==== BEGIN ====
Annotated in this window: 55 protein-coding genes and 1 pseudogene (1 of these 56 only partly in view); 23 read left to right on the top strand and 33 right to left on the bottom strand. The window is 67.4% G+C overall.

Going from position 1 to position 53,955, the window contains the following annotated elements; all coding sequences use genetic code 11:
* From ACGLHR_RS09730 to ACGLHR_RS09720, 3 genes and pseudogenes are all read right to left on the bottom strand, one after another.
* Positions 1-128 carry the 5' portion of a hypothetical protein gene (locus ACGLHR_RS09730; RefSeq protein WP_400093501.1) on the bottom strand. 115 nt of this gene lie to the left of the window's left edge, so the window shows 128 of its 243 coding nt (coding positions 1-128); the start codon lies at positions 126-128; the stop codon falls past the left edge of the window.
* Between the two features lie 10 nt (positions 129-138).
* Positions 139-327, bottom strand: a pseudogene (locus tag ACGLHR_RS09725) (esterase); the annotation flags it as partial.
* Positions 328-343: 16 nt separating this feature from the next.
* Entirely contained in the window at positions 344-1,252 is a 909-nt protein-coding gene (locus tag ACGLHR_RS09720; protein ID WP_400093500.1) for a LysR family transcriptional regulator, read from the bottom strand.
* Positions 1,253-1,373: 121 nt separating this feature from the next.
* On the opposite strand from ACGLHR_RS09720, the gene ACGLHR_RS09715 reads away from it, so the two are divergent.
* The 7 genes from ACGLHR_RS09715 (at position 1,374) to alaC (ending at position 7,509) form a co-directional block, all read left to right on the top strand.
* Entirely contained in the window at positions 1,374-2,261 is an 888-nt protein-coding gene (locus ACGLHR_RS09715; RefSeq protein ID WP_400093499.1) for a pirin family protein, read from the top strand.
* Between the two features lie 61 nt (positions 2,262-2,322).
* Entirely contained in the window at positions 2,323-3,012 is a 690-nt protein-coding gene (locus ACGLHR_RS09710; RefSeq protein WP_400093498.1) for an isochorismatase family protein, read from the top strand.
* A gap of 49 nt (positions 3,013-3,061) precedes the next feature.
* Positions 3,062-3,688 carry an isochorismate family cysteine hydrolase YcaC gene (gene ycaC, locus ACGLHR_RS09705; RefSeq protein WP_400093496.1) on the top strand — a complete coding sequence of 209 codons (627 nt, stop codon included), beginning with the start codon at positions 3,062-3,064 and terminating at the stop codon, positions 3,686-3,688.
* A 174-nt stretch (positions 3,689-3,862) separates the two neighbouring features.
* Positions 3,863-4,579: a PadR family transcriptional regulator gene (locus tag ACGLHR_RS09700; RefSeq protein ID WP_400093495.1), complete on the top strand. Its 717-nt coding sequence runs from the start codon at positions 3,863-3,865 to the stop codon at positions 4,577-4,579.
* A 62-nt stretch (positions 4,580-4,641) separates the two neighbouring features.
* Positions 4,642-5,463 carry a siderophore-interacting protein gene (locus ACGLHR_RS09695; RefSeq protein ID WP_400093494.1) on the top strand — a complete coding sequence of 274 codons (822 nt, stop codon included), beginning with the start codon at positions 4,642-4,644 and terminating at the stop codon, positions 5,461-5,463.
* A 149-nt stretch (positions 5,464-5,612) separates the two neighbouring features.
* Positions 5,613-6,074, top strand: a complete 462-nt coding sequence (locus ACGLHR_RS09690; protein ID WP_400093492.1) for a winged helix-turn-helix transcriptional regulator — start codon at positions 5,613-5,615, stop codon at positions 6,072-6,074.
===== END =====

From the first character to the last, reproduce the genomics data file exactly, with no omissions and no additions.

Annotated in this window: 55 protein-coding genes and 1 pseudogene (1 of these 56 only partly in view); 23 read left to right on the top strand and 33 right to left on the bottom strand. The window is 67.4% G+C overall.

Going from position 1 to position 53,955, the window contains the following annotated elements; all coding sequences use genetic code 11:
* From ACGLHR_RS09730 to ACGLHR_RS09720, 3 genes and pseudogenes are all read right to left on the bottom strand, one after another.
* Positions 1-128 carry the 5' portion of a hypothetical protein gene (locus ACGLHR_RS09730; RefSeq protein WP_400093501.1) on the bottom strand. 115 nt of this gene lie to the left of the window's left edge, so the window shows 128 of its 243 coding nt (coding positions 1-128); the start codon lies at positions 126-128; the stop codon falls past the left edge of the window.
* Between the two features lie 10 nt (positions 129-138).
* Positions 139-327, bottom strand: a pseudogene (locus tag ACGLHR_RS09725) (esterase); the annotation flags it as partial.
* Positions 328-343: 16 nt separating this feature from the next.
* Entirely contained in the window at positions 344-1,252 is a 909-nt protein-coding gene (locus tag ACGLHR_RS09720; protein ID WP_400093500.1) for a LysR family transcriptional regulator, read from the bottom strand.
* Positions 1,253-1,373: 121 nt separating this feature from the next.
* On the opposite strand from ACGLHR_RS09720, the gene ACGLHR_RS09715 reads away from it, so the two are divergent.
* The 7 genes from ACGLHR_RS09715 (at position 1,374) to alaC (ending at position 7,509) form a co-directional block, all read left to right on the top strand.
* Entirely contained in the window at positions 1,374-2,261 is an 888-nt protein-coding gene (locus ACGLHR_RS09715; RefSeq protein ID WP_400093499.1) for a pirin family protein, read from the top strand.
* Between the two features lie 61 nt (positions 2,262-2,322).
* Entirely contained in the window at positions 2,323-3,012 is a 690-nt protein-coding gene (locus ACGLHR_RS09710; RefSeq protein WP_400093498.1) for an isochorismatase family protein, read from the top strand.
* A gap of 49 nt (positions 3,013-3,061) precedes the next feature.
* Positions 3,062-3,688 carry an isochorismate family cysteine hydrolase YcaC gene (gene ycaC, locus ACGLHR_RS09705; RefSeq protein WP_400093496.1) on the top strand — a complete coding sequence of 209 codons (627 nt, stop codon included), beginning with the start codon at positions 3,062-3,064 and terminating at the stop codon, positions 3,686-3,688.
* A 174-nt stretch (positions 3,689-3,862) separates the two neighbouring features.
* Positions 3,863-4,579: a PadR family transcriptional regulator gene (locus tag ACGLHR_RS09700; RefSeq protein ID WP_400093495.1), complete on the top strand. Its 717-nt coding sequence runs from the start codon at positions 3,863-3,865 to the stop codon at positions 4,577-4,579.
* A 62-nt stretch (positions 4,580-4,641) separates the two neighbouring features.
* Positions 4,642-5,463 carry a siderophore-interacting protein gene (locus ACGLHR_RS09695; RefSeq protein ID WP_400093494.1) on the top strand — a complete coding sequence of 274 codons (822 nt, stop codon included), beginning with the start codon at positions 4,642-4,644 and terminating at the stop codon, positions 5,461-5,463.
* A 149-nt stretch (positions 5,464-5,612) separates the two neighbouring features.
* Positions 5,613-6,074, top strand: a complete 462-nt coding sequence (locus ACGLHR_RS09690; protein ID WP_400093492.1) for a winged helix-turn-helix transcriptional regulator — start codon at positions 5,613-5,615, stop codon at positions 6,072-6,074.